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I did try Starkey’s spectral iq frequency lowering. I disliked it due to the sssshhh sounds when it was shifting speech.

Power and in my case; increasing gain is not an option. My aid has plenty of power but due to my very small dynamic range overall loudness is too much too handle.

My loss is already enough :frowning: I have profound loss in right ear which has an cochlear implant which I do not use. Left ear was born hard of hearing and has not changed since then. I been told I can only hear loud low frequencies in left ear. Right ear was normal at birth but then started to get to inner ear infections which killed all hearing by the time I was 24. Only started using aids at 18. Before this age I never used an aid, even though I had one from the NHS for left ear. Never worn it as I could understand speech perfectly until 24. I then realised I can now only understand speech with lip-reading

I think I understand what you are saying.
The shhhhhh sound usually means the frequency lowering is set too aggressive but I am not familiar with Starkeys frequency lowering technology.

As mentioned, the newer Phonak aids with sound recover 2 has proven to help many people with profound high frequency loss.

I use less powerful aids than recommended for my loss. By using frequency lowering the aids don’t have to put out as much gain in the upper frequencies. I am deaf in my upper frequencies, no need to to put sound in those areas.

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Sometimes too much power is not good. I get on really well. Just find it difficult when I walk into loud places such as restaurants, at work (the ac and the fridges).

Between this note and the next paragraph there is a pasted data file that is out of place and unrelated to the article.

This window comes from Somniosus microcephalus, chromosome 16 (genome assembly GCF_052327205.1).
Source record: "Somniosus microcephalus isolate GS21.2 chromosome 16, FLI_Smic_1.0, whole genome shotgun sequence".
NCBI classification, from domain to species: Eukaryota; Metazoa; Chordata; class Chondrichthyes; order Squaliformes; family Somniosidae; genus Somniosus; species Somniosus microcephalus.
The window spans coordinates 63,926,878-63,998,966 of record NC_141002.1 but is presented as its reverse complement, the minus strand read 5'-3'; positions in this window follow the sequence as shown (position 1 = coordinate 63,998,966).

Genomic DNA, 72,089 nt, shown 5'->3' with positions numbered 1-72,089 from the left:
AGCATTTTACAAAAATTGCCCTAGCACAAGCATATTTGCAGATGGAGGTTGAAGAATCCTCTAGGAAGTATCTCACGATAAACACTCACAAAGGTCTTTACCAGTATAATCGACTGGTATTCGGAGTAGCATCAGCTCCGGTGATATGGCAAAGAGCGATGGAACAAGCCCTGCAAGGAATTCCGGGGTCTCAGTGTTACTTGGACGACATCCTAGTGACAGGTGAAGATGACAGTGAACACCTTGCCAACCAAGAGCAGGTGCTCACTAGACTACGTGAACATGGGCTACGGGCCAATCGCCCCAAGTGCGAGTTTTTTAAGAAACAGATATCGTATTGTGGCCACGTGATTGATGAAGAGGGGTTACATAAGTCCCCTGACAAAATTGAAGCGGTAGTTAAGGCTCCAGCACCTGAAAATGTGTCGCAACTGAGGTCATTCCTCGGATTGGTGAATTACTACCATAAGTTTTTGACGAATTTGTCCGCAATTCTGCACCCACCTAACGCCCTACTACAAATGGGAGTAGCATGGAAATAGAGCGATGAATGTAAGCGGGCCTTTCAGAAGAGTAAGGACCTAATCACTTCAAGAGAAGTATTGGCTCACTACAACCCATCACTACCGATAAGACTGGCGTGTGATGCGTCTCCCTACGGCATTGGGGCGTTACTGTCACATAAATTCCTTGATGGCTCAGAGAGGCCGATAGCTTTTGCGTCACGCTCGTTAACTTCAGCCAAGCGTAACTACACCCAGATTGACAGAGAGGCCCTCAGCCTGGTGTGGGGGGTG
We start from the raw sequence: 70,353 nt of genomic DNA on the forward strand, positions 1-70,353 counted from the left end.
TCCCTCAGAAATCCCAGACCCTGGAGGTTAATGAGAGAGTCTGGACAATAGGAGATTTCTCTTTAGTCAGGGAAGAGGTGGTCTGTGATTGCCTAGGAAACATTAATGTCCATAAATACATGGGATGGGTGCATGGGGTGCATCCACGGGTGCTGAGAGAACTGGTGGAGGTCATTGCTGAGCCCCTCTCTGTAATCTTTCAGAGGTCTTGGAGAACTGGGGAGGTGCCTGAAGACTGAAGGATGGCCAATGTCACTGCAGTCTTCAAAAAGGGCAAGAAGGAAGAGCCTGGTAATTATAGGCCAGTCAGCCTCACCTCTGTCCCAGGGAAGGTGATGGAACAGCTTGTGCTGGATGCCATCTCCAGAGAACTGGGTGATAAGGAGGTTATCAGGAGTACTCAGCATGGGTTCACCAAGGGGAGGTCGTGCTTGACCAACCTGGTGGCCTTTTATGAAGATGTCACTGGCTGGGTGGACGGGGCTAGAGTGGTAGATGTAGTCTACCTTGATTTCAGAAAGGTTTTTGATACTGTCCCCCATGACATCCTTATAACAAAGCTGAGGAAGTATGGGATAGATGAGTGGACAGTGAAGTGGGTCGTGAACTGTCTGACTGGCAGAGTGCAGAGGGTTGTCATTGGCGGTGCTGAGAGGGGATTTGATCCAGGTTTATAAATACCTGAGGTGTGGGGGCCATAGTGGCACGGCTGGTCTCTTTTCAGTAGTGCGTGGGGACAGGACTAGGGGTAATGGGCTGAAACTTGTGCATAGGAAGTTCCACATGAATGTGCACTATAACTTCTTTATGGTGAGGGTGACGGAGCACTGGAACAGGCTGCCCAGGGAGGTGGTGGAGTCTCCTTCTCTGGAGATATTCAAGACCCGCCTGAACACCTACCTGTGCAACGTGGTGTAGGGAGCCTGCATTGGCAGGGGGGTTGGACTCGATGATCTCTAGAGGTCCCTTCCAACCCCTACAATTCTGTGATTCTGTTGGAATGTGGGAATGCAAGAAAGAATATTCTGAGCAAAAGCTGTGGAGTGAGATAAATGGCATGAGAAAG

Can someone please be kind and show me how to decrease background noise? When driving, I find the noise too loud such as tyre and engine rumble. At work, I find the fridges too loud. At home I find the extractor fans in the bathroom too loud. Are my compression settings out of whack? The MPO’s are set quite low so they may not be the issue.

I changed settings. Pics attached:

Thank you

Sounds like your soft sounds are set too high? You need to change things and test it out. That’s what DIY programming is all about.

This is tough. What is the difference between speech and noise? Fans especially have a frequency spread very similar to speech. In the recording studio I might try a high-cut filter at 3kHz to reduce the annoyance of hiss and preserve some speech intelligibility. However you know that 4kHz and higher (and lower!) are all important when intelligibility is marginal.

The “smart” answer is processors which recognize the steady drone of most noise and the pace rhythm and frequency jumps of speech. You won’t find that in the basic response/gain settings.

Then yes a very high compression ratio above 65dB. “3” is already high for constant use, and squashes many dynamic clues out of speech. However in a music studio when a singer’s loud notes are way-loud we may use CR or 8 or more. Smash a 70dB-90dB range of loudness down to 70dB-74dB. Of course this mostly bashes the open-throat vowels, which are less important for intelligibility, and “it’s only lyrics”.

What you really want is a very knowledgeable HA fitter who knows the more advanced processing (mostly from the last 5 years) and how to set it to the user’s preference. (Or if there is a better HA model for the purpose.) But I fully understand that most fitters in everyday practice get little experience with the advanced processing options.

Paul - very nice input, thanks. As for determining what frequency the dreaded noise is, I use an Iphone app called Spectrum. It gives you realtime DB levels and frequency. At least then you know which frequency to tweak. Also, at least with Oticon OPN S 1 BTE model, the Speech Rescue has a Strength factor that you can apply. So it will enhance and prioritize the speech capture more if you want that. I tried full strength, but was happiest with one notch down from max. I was then able to lower the higher freq’s a little because it is already shifting speech out of (over 4k) higher range and shifting to lower.